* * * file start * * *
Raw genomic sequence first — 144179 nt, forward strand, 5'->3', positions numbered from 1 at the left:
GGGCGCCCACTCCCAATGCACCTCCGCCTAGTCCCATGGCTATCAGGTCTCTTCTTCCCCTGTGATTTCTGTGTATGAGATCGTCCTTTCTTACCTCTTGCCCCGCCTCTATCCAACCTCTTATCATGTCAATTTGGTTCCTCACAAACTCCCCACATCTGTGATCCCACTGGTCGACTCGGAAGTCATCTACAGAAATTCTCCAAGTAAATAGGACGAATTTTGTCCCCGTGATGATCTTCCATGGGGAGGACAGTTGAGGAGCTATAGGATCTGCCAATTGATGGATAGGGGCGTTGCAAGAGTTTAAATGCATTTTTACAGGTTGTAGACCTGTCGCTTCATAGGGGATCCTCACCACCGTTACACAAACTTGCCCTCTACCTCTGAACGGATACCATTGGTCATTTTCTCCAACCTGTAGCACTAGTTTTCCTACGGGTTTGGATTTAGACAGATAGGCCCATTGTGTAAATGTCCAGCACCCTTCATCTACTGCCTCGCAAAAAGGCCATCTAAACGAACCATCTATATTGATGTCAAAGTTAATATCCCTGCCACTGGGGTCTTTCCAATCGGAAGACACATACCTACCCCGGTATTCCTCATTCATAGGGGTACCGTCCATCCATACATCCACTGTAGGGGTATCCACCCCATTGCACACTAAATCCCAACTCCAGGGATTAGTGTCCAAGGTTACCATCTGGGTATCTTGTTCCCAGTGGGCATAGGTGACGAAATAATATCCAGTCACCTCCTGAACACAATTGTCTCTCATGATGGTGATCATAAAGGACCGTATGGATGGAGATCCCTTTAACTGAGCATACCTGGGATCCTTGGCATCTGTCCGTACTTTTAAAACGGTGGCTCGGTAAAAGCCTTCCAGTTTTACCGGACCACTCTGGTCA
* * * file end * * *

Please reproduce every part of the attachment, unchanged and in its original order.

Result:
Raw genomic sequence first — 144179 nt, forward strand, 5'->3', positions numbered from 1 at the left:
GGGCGCCCACTCCCAATGCACCTCCGCCTAGTCCCATGGCTATCAGGTCTCTTCTTCCCCTGTGATTTCTGTGTATGAGATCGTCCTTTCTTACCTCTTGCCCCGCCTCTATCCAACCTCTTATCATGTCAATTTGGTTCCTCACAAACTCCCCACATCTGTGATCCCACTGGTCGACTCGGAAGTCATCTACAGAAATTCTCCAAGTAAATAGGACGAATTTTGTCCCCGTGATGATCTTCCATGGGGAGGACAGTTGAGGAGCTATAGGATCTGCCAATTGATGGATAGGGGCGTTGCAAGAGTTTAAATGCATTTTTACAGGTTGTAGACCTGTCGCTTCATAGGGGATCCTCACCACCGTTACACAAACTTGCCCTCTACCTCTGAACGGATACCATTGGTCATTTTCTCCAACCTGTAGCACTAGTTTTCCTACGGGTTTGGATTTAGACAGATAGGCCCATTGTGTAAATGTCCAGCACCCTTCATCTACTGCCTCGCAAAAAGGCCATCTAAACGAACCATCTATATTGATGTCAAAGTTAATATCCCTGCCACTGGGGTCTTTCCAATCGGAAGACACATACCTACCCCGGTATTCCTCATTCATAGGGGTACCGTCCATCCATACATCCACTGTAGGGGTATCCACCCCATTGCACACTAAATCCCAACTCCAGGGATTAGTGTCCAAGGTTACCATCTGGGTATCTTGTTCCCAGTGGGCATAGGTGACGAAATAATATCCAGTCACCTCCTGAACACAATTGTCTCTCATGATGGTGATCATAAAGGACCGTATGGATGGAGATCCCTTTAACTGAGCATACCTGGGATCCTTGGCATCTGTCCGTACTTTTAAAACGGTGGCTCGGTAAAAGCCTTCCAGTTTTACCGGACCACTCTGGTCA